He also agreed with the assessment report that he and his partners needed to do a better job developing the problem-solving capabilities of their direct reports. So, Rob worked out a personal development A3 with Carlos and signed up for regular coaching. He dedicated time to reflect every week about his interactions with others.

One of his biggest obstacles, Rob discovered, was learning how to stop giving “the answer.”

“Let’s say that leaders in the ED wanted to do [an improvement project] around patient flow. In the past, I would feel the urge to get in there and help them define the scope. I would say, ‘You know, I spent a lot of time in the ED, so I think I know a little about flow.’ That’s how it would start,” Rob said.

“Then, when I started trying to say, ‘I don’t know,’ I would add things like, ‘Ultimately, you’re the ones doing the work. I will support you.’’

The words I don’t know would not quite come out.

So, he would try again, saying, “This looks great. I don’t understand it, but I am here to support you and I want to learn from you.”

Those three words might still be missing from his repertoire, Rob will acknowledge with a laugh, but people could see that his intention had changed. And that change, post assessment, was creating a new kind of dialogue.

2. Executive Behaviors

In this category, we ask whether hospital presidents, chief medical officers, chief nursing officers, and others at this level are spending at least 40 percent of their time in deliberate practice of teaching, coaching, and mentoring. This includes time at gemba, and also in various meetings. Are they providing assistance and coaching others to effectively solve their own problems, or are they providing solutions?6

Much of what we are looking for here is evidence that organizational principles are clearly stated and that those principles are driving the right behaviors. When executives are leading with humility, curiosity, and self-discipline, we will be able to see it in how they talk to others, but also in how they organize their time. Our most important questions here are:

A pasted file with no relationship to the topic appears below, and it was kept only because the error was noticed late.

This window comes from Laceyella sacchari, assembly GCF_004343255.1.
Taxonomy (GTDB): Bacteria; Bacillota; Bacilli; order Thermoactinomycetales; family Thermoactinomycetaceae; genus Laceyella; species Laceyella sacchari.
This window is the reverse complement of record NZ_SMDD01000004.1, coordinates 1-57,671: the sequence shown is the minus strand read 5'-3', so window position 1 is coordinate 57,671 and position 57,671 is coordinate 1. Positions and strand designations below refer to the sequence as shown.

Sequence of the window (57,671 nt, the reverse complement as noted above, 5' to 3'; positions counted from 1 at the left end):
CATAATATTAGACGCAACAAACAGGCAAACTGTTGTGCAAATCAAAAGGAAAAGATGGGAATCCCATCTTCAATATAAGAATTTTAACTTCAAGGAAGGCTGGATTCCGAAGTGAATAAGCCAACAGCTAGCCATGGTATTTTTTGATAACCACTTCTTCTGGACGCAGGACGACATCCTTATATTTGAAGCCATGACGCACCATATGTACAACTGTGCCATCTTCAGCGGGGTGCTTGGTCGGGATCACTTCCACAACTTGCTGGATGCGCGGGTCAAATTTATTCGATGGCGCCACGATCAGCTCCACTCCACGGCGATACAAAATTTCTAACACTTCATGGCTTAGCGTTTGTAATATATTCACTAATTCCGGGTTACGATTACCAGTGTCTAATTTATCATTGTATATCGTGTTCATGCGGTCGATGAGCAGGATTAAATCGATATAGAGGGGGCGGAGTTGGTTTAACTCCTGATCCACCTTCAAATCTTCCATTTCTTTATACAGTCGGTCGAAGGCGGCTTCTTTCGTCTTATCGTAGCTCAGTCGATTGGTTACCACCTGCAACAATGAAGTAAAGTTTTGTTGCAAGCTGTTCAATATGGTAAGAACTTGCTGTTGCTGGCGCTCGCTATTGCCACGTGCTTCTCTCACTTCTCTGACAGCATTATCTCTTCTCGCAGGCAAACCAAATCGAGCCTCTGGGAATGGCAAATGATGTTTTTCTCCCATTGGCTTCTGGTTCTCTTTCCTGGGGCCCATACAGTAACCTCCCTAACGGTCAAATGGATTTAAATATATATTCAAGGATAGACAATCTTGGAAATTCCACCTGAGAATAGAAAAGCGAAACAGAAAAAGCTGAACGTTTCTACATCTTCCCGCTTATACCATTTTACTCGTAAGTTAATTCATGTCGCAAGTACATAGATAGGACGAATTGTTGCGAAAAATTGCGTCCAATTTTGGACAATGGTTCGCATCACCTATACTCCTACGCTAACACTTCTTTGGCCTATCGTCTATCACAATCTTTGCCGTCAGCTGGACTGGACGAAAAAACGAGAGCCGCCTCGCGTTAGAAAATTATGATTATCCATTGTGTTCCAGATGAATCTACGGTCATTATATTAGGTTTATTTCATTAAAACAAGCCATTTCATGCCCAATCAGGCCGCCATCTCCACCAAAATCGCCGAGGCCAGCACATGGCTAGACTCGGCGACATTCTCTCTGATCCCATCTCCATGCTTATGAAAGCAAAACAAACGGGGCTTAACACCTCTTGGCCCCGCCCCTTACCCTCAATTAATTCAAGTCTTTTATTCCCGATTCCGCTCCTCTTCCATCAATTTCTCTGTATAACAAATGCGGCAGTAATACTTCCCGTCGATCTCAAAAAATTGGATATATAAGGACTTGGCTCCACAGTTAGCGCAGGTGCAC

Are executives setting aside time to develop people, to participate in improvement activities, and to help create quality at the source?

   Are they open about their schedules and showing up to assist their teams?

   Do executives ask questions that indicate an expected response, or have they mastered the humble inquiry?

3. Organizational Improvement

Updated and relevant visual management boards are one of the clearest signs that an organization is committed to improvement. Uniform displays and pretty lettering are not important. What we look for is current data, displayed in a place where people huddle daily, related to improvement projects and problem solving for that area.

Is work organized into value streams? Do people understand value streams and patient flow, or do these concepts only belong to the PI team members? We know that organizational excellence is sinking deep into the DNA of a team when people—both managers and frontline staff—understand value streams and use them to describe issues.